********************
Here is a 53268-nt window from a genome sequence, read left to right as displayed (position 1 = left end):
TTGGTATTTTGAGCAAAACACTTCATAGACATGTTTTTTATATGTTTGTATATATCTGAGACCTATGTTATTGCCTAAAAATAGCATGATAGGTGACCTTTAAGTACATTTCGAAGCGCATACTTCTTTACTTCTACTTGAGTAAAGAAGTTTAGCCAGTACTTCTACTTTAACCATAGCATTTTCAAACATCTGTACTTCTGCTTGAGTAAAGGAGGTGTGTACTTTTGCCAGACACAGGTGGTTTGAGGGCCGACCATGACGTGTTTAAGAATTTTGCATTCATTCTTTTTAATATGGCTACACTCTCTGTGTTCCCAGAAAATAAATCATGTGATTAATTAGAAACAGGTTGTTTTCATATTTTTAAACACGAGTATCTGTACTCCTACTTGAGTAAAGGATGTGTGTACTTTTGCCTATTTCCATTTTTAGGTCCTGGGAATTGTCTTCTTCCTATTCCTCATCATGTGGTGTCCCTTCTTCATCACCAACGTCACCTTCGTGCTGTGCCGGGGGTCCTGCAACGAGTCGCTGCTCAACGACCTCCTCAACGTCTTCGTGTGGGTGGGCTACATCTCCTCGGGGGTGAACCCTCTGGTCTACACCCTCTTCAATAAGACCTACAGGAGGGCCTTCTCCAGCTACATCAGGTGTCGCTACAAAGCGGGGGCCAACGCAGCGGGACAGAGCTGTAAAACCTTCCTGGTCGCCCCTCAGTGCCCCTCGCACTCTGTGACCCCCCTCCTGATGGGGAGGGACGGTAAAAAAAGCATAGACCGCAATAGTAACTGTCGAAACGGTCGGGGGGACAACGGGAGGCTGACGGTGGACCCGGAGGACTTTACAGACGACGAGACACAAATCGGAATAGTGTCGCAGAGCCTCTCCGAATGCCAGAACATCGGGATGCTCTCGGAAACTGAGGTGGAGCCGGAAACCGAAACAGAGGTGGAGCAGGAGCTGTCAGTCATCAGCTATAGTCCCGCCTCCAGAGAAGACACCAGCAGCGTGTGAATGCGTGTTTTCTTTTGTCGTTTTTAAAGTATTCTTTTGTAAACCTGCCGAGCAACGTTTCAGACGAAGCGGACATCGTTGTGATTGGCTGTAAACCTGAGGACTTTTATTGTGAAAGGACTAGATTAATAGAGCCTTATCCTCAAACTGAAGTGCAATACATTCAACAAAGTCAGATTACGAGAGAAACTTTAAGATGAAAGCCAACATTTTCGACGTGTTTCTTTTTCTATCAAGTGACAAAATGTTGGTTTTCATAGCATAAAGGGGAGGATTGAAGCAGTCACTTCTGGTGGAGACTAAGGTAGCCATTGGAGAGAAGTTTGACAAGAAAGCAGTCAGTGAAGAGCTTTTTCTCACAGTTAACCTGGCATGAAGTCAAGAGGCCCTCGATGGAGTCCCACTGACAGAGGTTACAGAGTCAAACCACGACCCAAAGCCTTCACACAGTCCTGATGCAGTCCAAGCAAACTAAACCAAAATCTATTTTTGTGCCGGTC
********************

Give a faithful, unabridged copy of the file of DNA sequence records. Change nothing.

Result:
Here is a 53268-nt window from a genome sequence, read left to right as displayed (position 1 = left end):
TTGGTATTTTGAGCAAAACACTTCATAGACATGTTTTTTATATGTTTGTATATATCTGAGACCTATGTTATTGCCTAAAAATAGCATGATAGGTGACCTTTAAGTACATTTCGAAGCGCATACTTCTTTACTTCTACTTGAGTAAAGAAGTTTAGCCAGTACTTCTACTTTAACCATAGCATTTTCAAACATCTGTACTTCTGCTTGAGTAAAGGAGGTGTGTACTTTTGCCAGACACAGGTGGTTTGAGGGCCGACCATGACGTGTTTAAGAATTTTGCATTCATTCTTTTTAATATGGCTACACTCTCTGTGTTCCCAGAAAATAAATCATGTGATTAATTAGAAACAGGTTGTTTTCATATTTTTAAACACGAGTATCTGTACTCCTACTTGAGTAAAGGATGTGTGTACTTTTGCCTATTTCCATTTTTAGGTCCTGGGAATTGTCTTCTTCCTATTCCTCATCATGTGGTGTCCCTTCTTCATCACCAACGTCACCTTCGTGCTGTGCCGGGGGTCCTGCAACGAGTCGCTGCTCAACGACCTCCTCAACGTCTTCGTGTGGGTGGGCTACATCTCCTCGGGGGTGAACCCTCTGGTCTACACCCTCTTCAATAAGACCTACAGGAGGGCCTTCTCCAGCTACATCAGGTGTCGCTACAAAGCGGGGGCCAACGCAGCGGGACAGAGCTGTAAAACCTTCCTGGTCGCCCCTCAGTGCCCCTCGCACTCTGTGACCCCCCTCCTGATGGGGAGGGACGGTAAAAAAAGCATAGACCGCAATAGTAACTGTCGAAACGGTCGGGGGGACAACGGGAGGCTGACGGTGGACCCGGAGGACTTTACAGACGACGAGACACAAATCGGAATAGTGTCGCAGAGCCTCTCCGAATGCCAGAACATCGGGATGCTCTCGGAAACTGAGGTGGAGCCGGAAACCGAAACAGAGGTGGAGCAGGAGCTGTCAGTCATCAGCTATAGTCCCGCCTCCAGAGAAGACACCAGCAGCGTGTGAATGCGTGTTTTCTTTTGTCGTTTTTAAAGTATTCTTTTGTAAACCTGCCGAGCAACGTTTCAGACGAAGCGGACATCGTTGTGATTGGCTGTAAACCTGAGGACTTTTATTGTGAAAGGACTAGATTAATAGAGCCTTATCCTCAAACTGAAGTGCAATACATTCAACAAAGTCAGATTACGAGAGAAACTTTAAGATGAAAGCCAACATTTTCGACGTGTTTCTTTTTCTATCAAGTGACAAAATGTTGGTTTTCATAGCATAAAGGGGAGGATTGAAGCAGTCACTTCTGGTGGAGACTAAGGTAGCCATTGGAGAGAAGTTTGACAAGAAAGCAGTCAGTGAAGAGCTTTTTCTCACAGTTAACCTGGCATGAAGTCAAGAGGCCCTCGATGGAGTCCCACTGACAGAGGTTACAGAGTCAAACCACGACCCAAAGCCTTCACACAGTCCTGATGCAGTCCAAGCAAACTAAACCAAAATCTATTTTTGTGCCGGTC